To prevent Parkinson's, a research report newly published in the American Journal of Epidemiology tells us, it may be a good idea to drink black tea.
Black tea is the kind of tea most familiar in the English-speaking world. It's the tea made by fermentation, while green tea is the dried fresh leaf. Green tea has about four times the antioxidant polyphenols as black tea, but apparently, for preventing Parkinson's, the polyphenols are not critical.
The study of 63,257 Chinese men and women found that drinking just 23 cups of black tea month (that's 3 cups in 4 days) may slash the risk of developing Parkinson's by an astonishing 71 per cent.
Researchers already knew that caffeine and nicotine seem to protect against Parkinson's disease, but black tea is protective even without the caffeine.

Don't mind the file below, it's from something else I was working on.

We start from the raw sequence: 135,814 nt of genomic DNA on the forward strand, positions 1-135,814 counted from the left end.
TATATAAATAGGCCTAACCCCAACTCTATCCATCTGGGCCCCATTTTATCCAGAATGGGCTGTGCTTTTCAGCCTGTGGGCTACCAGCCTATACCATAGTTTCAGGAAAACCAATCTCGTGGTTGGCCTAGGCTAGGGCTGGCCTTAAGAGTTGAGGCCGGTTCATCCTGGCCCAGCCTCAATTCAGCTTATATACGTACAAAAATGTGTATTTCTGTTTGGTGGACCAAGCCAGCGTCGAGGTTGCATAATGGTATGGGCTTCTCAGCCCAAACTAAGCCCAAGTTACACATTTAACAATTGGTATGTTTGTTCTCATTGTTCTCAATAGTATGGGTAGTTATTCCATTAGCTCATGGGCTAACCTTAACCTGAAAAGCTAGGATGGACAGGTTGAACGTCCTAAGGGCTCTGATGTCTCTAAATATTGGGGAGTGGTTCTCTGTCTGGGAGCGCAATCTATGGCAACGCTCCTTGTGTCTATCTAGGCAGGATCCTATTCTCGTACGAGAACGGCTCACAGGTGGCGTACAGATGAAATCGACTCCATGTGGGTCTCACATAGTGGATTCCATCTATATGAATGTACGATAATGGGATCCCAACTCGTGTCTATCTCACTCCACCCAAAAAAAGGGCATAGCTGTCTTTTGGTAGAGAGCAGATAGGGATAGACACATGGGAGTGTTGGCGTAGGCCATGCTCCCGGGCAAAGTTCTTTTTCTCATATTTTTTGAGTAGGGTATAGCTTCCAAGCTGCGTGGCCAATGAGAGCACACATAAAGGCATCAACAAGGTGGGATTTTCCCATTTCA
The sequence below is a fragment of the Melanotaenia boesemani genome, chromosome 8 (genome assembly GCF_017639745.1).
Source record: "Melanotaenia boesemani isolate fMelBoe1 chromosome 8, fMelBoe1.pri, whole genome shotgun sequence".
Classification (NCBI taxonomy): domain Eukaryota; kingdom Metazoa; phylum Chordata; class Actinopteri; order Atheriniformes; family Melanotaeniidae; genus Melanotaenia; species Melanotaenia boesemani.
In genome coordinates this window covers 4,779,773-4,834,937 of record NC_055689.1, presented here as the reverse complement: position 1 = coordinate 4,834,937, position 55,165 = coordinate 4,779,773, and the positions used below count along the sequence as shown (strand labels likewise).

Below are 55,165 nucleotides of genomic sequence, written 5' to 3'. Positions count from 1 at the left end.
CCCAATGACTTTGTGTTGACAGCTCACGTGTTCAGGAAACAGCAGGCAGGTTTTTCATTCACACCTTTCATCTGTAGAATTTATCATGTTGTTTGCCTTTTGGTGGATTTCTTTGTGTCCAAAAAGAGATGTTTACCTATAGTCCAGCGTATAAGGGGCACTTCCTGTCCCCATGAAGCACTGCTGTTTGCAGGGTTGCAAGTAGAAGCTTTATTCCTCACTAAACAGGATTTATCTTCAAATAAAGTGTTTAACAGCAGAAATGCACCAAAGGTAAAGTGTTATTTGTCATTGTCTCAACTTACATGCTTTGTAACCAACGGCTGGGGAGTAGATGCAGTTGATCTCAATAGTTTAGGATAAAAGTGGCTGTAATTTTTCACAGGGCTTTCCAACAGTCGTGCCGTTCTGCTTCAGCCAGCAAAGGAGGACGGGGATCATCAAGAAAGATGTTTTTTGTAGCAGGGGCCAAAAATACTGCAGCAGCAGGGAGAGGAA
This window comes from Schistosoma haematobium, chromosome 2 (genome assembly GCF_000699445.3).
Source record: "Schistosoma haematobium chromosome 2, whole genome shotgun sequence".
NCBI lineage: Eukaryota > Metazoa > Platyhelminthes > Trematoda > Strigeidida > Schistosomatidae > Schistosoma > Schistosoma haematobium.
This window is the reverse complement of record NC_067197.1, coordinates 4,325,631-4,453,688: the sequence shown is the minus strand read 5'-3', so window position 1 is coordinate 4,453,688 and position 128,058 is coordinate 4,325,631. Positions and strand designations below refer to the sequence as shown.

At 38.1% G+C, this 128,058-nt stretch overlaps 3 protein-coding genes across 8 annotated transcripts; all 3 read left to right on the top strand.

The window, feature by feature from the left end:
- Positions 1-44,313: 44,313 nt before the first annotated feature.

Why would black tea offer some health benefits that green tea apparently does not?
Green teas contain more of the simple flavonoids known as catechins. As green tea is aged and fermented to make black tea, however, some of the catechins take on a more complex character to become theaflavins and thearubigins. It may be that these more complex antioxidants found only in black tea are the agents protective against Parkinson's disease.
Tan LC, Koh WP, Yuan JM, Wang R, Au WL, Tan JH, Tan EK, Yu MC. Differential Effects of Black versus Green Tea on Risk of Parkinson's Disease in the Singapore Chinese Health Study. Am J Epidemiol. 2007 Dec 20 [Epub ahead of print]